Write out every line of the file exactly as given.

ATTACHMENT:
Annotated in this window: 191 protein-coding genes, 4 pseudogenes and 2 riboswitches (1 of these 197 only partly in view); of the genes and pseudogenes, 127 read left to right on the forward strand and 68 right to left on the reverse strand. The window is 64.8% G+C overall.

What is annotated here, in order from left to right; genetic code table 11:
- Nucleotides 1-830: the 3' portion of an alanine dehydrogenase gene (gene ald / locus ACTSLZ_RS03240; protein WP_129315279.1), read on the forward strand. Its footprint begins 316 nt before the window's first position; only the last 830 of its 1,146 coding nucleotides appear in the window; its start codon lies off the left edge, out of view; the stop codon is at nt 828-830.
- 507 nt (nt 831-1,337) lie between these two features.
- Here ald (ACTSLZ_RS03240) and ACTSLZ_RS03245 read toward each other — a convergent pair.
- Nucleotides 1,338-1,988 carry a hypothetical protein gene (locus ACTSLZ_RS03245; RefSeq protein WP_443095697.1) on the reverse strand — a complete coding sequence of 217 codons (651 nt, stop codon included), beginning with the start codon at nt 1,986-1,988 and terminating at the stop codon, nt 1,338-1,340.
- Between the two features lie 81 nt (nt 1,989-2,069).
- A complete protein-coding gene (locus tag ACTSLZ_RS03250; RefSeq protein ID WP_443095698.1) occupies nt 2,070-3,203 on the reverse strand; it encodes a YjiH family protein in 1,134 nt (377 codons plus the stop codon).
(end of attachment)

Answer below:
Annotated in this window: 191 protein-coding genes, 4 pseudogenes and 2 riboswitches (1 of these 197 only partly in view); of the genes and pseudogenes, 127 read left to right on the forward strand and 68 right to left on the reverse strand. The window is 64.8% G+C overall.

What is annotated here, in order from left to right; genetic code table 11:
- Nucleotides 1-830: the 3' portion of an alanine dehydrogenase gene (gene ald / locus ACTSLZ_RS03240; protein WP_129315279.1), read on the forward strand. Its footprint begins 316 nt before the window's first position; only the last 830 of its 1,146 coding nucleotides appear in the window; its start codon lies off the left edge, out of view; the stop codon is at nt 828-830.
- 507 nt (nt 831-1,337) lie between these two features.
- Here ald (ACTSLZ_RS03240) and ACTSLZ_RS03245 read toward each other — a convergent pair.
- Nucleotides 1,338-1,988 carry a hypothetical protein gene (locus ACTSLZ_RS03245; RefSeq protein WP_443095697.1) on the reverse strand — a complete coding sequence of 217 codons (651 nt, stop codon included), beginning with the start codon at nt 1,986-1,988 and terminating at the stop codon, nt 1,338-1,340.
- Between the two features lie 81 nt (nt 1,989-2,069).
- A complete protein-coding gene (locus tag ACTSLZ_RS03250; RefSeq protein ID WP_443095698.1) occupies nt 2,070-3,203 on the reverse strand; it encodes a YjiH family protein in 1,134 nt (377 codons plus the stop codon).